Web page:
Imprint launches a website

Mockup credit:  Designed by Freepik

Mockup credit: Designed by Freepik

A year ago, my husband and I moved from Vancouver to Toronto. Along with a host of other life changes, we also had to find a new church home. Shortly after we started attending Grace Toronto, I discovered Imprint. Grace Centre of the Arts, a ministry of Grace Toronto, was publishing the next print issue of their magazine, Imprint, and looking for people who might be interested in contributing. As someone who studied magazine publishing, worked in editorial, and loves magazines so much she started her own, I was immediately in.

I would have volunteered to work on a glorified church bulletin, but was so glad to find out that Imprint was something totally different. This aesthetically-conscious publication was printed on amazing paper (very important for serious magazine appreciators) and full of insightful content by talented writers. But despite its polished appearance, there was no pretension attached to Imprint. Its honest goals were to create great work, encourage creators, and engage intelligently with culture. It’s something I’d been searching for within the magazine world and here I was with the opportunity to be a part of it.

Imprint’s mission is to tell stories at the intersection of faith and culture. To engage with our city of Toronto, our community, and our readers. To promote artists, writers, photographers, creators, and the creation of good art. We’re expanding on our annual print issue and launching Imprint online in order to reach a wider audience, work with more creators and to engage with culture in the place where so much of culture is being formed—online.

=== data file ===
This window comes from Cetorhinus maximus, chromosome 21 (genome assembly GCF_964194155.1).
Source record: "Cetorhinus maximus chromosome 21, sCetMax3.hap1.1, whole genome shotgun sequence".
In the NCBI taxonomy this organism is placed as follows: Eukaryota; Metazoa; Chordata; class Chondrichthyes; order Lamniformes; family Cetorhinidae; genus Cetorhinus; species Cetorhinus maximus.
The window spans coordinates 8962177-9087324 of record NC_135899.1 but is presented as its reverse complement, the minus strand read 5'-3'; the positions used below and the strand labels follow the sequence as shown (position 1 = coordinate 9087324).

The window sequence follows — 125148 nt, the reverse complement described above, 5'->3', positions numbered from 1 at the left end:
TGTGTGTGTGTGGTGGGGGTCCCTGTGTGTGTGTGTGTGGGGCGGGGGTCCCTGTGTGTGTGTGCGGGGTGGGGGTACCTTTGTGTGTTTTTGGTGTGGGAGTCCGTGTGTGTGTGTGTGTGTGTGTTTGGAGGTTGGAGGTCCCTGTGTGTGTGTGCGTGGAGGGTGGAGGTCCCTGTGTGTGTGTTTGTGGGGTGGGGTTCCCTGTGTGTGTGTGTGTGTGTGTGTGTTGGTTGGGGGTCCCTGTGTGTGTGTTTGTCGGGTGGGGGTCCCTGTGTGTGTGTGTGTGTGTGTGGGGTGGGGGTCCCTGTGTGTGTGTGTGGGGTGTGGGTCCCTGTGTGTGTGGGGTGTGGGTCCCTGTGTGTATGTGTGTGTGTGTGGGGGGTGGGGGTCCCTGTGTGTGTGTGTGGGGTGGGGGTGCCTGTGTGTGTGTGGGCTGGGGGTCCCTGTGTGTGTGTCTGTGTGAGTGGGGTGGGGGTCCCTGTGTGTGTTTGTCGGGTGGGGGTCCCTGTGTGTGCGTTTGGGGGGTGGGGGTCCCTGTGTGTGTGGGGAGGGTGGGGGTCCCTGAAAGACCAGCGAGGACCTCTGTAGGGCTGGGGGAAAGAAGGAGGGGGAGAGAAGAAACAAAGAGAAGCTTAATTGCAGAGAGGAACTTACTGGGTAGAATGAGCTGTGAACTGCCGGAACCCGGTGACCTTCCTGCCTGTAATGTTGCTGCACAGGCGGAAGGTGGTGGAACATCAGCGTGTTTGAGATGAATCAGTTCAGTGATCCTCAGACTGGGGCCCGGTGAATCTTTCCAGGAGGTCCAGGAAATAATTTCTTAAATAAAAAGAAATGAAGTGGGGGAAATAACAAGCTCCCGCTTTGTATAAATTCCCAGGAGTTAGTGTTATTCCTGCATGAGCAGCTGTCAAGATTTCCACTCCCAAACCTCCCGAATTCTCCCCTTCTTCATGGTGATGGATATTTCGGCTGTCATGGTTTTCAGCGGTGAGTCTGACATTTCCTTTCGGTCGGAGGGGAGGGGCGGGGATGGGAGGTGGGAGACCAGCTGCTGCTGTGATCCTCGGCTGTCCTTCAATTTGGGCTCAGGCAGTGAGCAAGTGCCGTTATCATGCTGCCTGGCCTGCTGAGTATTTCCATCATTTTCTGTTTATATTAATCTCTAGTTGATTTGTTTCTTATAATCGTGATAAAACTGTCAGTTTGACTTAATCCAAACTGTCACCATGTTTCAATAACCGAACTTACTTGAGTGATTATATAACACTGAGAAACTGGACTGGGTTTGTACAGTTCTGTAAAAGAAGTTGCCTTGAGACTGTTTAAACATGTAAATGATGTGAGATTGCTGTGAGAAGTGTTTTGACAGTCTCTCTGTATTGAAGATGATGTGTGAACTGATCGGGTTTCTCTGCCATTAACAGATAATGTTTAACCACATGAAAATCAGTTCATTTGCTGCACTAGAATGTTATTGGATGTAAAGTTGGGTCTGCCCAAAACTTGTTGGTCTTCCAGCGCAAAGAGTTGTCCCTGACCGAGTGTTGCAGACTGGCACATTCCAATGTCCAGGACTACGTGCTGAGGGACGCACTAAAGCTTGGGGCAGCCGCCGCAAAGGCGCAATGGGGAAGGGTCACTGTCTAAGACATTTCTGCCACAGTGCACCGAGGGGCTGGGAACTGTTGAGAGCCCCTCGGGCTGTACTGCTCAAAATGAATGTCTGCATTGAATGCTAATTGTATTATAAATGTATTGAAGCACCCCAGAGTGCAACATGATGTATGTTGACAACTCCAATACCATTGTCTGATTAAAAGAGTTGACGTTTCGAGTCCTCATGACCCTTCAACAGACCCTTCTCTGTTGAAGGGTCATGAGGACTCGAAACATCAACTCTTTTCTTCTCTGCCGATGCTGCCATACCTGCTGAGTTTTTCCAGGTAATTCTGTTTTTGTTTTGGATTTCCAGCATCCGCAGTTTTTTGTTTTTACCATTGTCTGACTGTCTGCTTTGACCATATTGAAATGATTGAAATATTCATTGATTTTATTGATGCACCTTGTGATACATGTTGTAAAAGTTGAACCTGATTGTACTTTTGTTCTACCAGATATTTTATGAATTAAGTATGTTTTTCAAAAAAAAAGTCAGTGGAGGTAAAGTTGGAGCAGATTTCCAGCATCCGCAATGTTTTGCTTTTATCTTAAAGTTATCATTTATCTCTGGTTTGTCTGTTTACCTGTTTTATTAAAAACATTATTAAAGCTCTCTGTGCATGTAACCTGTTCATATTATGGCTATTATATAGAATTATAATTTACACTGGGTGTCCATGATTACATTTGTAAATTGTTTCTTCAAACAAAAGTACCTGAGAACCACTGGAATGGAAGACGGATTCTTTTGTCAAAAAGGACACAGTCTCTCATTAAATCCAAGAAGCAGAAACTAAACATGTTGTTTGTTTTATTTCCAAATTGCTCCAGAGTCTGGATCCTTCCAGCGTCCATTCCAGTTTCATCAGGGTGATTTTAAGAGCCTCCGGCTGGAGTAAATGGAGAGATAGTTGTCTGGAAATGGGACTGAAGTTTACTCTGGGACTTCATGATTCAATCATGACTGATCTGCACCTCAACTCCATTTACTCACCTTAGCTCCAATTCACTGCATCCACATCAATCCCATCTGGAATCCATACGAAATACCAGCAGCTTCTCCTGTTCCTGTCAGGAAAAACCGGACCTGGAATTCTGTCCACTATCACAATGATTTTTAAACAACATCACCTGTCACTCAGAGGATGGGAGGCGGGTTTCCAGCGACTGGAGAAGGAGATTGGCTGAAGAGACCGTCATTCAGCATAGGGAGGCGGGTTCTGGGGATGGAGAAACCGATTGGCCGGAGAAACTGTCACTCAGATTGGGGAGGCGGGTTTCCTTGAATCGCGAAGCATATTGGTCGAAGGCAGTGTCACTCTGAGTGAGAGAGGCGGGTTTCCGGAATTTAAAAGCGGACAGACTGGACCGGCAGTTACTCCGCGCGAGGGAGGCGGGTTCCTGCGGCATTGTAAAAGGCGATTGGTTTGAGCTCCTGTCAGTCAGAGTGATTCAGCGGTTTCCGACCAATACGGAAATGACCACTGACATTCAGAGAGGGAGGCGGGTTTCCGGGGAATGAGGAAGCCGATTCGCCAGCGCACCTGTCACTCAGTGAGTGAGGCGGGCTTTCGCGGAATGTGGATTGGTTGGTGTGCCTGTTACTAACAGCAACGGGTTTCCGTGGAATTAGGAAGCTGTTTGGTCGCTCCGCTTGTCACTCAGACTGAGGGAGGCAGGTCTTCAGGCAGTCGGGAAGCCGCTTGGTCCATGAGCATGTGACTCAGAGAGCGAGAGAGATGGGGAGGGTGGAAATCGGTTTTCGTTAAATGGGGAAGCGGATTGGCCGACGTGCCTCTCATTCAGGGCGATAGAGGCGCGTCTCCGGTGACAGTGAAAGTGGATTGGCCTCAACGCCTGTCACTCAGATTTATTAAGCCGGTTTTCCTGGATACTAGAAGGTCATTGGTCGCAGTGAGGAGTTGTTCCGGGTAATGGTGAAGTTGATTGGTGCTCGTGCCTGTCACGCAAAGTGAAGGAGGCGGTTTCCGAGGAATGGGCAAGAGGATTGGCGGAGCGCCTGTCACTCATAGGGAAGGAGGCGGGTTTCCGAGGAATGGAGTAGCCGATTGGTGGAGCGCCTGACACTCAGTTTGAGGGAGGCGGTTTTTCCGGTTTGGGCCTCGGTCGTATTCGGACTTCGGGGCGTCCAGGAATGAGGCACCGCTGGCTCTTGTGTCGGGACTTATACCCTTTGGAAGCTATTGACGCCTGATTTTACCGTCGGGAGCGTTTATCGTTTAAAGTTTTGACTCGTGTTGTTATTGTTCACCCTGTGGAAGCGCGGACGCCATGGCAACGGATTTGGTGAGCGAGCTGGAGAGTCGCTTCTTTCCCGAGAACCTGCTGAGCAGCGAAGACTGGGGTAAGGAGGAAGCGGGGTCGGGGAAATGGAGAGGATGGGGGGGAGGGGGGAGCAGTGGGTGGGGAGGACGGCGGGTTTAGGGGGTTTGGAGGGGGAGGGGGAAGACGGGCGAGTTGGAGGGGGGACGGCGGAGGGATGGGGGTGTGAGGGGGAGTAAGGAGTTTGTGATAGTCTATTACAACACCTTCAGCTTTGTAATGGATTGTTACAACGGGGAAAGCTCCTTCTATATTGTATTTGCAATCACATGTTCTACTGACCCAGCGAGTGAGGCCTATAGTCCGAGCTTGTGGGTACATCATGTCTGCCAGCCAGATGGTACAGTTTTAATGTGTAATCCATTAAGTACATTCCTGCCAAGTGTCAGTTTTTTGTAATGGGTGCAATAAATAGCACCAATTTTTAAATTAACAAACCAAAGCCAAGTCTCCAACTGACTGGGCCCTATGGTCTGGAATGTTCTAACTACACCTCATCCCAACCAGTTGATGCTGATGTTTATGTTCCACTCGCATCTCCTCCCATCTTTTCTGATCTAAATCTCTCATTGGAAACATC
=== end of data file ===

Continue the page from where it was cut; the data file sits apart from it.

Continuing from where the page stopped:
We’ve loaded the new site with lots of content to explore. Take a look through the 2017 Neighbours issue: examine hospitality in “Be Our Guest”; meet community advocate Murray Bevan in “Neighbour, Soldier, Friend”; and discover the history of 383 Jarvis St. in “A Place to Call Home”.

Our next print issue, Old and New, launches on November 18. With that launch, we’ll also be starting three Imprint series: Toronto Reviewed, which thoughtfully examines local architecture; Life Together, interviews which explore human connection; and Vocations, Q&As that dig into the relationship each of us has with our work.

Like good citizens of the digital world, we’re also sharing over on Instagram and Twitter. Follow along for the latest content and tell us what you want to read, see, or watch from Imprint. And if you’re an artist of any kind who’s interested in contributing to Imprint, send your submissions to  

Thanks for joining us here at Imprint online, where sincere discussions of faith make friends with serious love of art.

— Katrina Togeretz

Community, CultureKaty Togeretz